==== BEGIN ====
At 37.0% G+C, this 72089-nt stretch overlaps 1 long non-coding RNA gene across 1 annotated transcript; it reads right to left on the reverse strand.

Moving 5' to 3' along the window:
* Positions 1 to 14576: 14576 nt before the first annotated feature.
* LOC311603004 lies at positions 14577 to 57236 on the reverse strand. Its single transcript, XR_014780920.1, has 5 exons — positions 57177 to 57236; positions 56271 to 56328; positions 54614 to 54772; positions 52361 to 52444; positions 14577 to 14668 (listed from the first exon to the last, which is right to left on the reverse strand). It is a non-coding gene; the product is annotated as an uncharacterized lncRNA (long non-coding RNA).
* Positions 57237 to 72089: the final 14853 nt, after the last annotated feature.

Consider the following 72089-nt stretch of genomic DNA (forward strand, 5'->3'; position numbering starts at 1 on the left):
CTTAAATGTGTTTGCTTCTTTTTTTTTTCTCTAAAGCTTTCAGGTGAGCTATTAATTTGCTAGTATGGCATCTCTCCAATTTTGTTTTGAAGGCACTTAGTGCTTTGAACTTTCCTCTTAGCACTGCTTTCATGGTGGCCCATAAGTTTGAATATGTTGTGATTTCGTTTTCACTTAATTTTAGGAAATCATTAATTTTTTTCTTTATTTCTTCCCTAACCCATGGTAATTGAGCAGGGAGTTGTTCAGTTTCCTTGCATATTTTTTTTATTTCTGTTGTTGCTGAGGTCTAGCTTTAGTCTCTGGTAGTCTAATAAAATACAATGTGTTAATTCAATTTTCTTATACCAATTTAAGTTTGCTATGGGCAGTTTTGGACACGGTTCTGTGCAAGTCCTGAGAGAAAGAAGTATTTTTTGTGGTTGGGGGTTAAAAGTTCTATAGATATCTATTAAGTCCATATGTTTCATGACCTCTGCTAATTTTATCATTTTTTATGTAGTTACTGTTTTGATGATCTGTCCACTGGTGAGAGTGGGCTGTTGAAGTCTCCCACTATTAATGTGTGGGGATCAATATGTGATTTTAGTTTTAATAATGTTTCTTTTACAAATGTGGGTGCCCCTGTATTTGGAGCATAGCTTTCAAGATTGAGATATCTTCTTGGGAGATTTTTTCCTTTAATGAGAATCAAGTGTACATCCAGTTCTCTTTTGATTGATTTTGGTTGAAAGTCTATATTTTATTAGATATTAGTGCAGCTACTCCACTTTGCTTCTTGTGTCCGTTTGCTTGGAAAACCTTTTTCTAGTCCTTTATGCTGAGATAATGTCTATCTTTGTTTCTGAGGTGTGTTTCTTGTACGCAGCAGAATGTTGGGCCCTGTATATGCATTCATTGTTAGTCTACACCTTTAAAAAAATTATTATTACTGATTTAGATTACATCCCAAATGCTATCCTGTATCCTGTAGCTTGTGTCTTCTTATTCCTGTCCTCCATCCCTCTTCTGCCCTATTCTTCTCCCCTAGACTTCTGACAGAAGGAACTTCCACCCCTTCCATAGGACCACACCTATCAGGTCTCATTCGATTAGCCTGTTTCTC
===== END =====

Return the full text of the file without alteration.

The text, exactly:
At 37.0% G+C, this 72089-nt stretch overlaps 1 long non-coding RNA gene across 1 annotated transcript; it reads right to left on the reverse strand.

Moving 5' to 3' along the window:
* Positions 1 to 14576: 14576 nt before the first annotated feature.
* LOC311603004 lies at positions 14577 to 57236 on the reverse strand. Its single transcript, XR_014780920.1, has 5 exons — positions 57177 to 57236; positions 56271 to 56328; positions 54614 to 54772; positions 52361 to 52444; positions 14577 to 14668 (listed from the first exon to the last, which is right to left on the reverse strand). It is a non-coding gene; the product is annotated as an uncharacterized lncRNA (long non-coding RNA).
* Positions 57237 to 72089: the final 14853 nt, after the last annotated feature.

Consider the following 72089-nt stretch of genomic DNA (forward strand, 5'->3'; position numbering starts at 1 on the left):
CTTAAATGTGTTTGCTTCTTTTTTTTTTCTCTAAAGCTTTCAGGTGAGCTATTAATTTGCTAGTATGGCATCTCTCCAATTTTGTTTTGAAGGCACTTAGTGCTTTGAACTTTCCTCTTAGCACTGCTTTCATGGTGGCCCATAAGTTTGAATATGTTGTGATTTCGTTTTCACTTAATTTTAGGAAATCATTAATTTTTTTCTTTATTTCTTCCCTAACCCATGGTAATTGAGCAGGGAGTTGTTCAGTTTCCTTGCATATTTTTTTTATTTCTGTTGTTGCTGAGGTCTAGCTTTAGTCTCTGGTAGTCTAATAAAATACAATGTGTTAATTCAATTTTCTTATACCAATTTAAGTTTGCTATGGGCAGTTTTGGACACGGTTCTGTGCAAGTCCTGAGAGAAAGAAGTATTTTTTGTGGTTGGGGGTTAAAAGTTCTATAGATATCTATTAAGTCCATATGTTTCATGACCTCTGCTAATTTTATCATTTTTTATGTAGTTACTGTTTTGATGATCTGTCCACTGGTGAGAGTGGGCTGTTGAAGTCTCCCACTATTAATGTGTGGGGATCAATATGTGATTTTAGTTTTAATAATGTTTCTTTTACAAATGTGGGTGCCCCTGTATTTGGAGCATAGCTTTCAAGATTGAGATATCTTCTTGGGAGATTTTTTCCTTTAATGAGAATCAAGTGTACATCCAGTTCTCTTTTGATTGATTTTGGTTGAAAGTCTATATTTTATTAGATATTAGTGCAGCTACTCCACTTTGCTTCTTGTGTCCGTTTGCTTGGAAAACCTTTTTCTAGTCCTTTATGCTGAGATAATGTCTATCTTTGTTTCTGAGGTGTGTTTCTTGTACGCAGCAGAATGTTGGGCCCTGTATATGCATTCATTGTTAGTCTACACCTTTAAAAAAATTATTATTACTGATTTAGATTACATCCCAAATGCTATCCTGTATCCTGTAGCTTGTGTCTTCTTATTCCTGTCCTCCATCCCTCTTCTGCCCTATTCTTCTCCCCTAGACTTCTGACAGAAGGAACTTCCACCCCTTCCATAGGACCACACCTATCAGGTCTCATTCGATTAGCCTGTTTCTC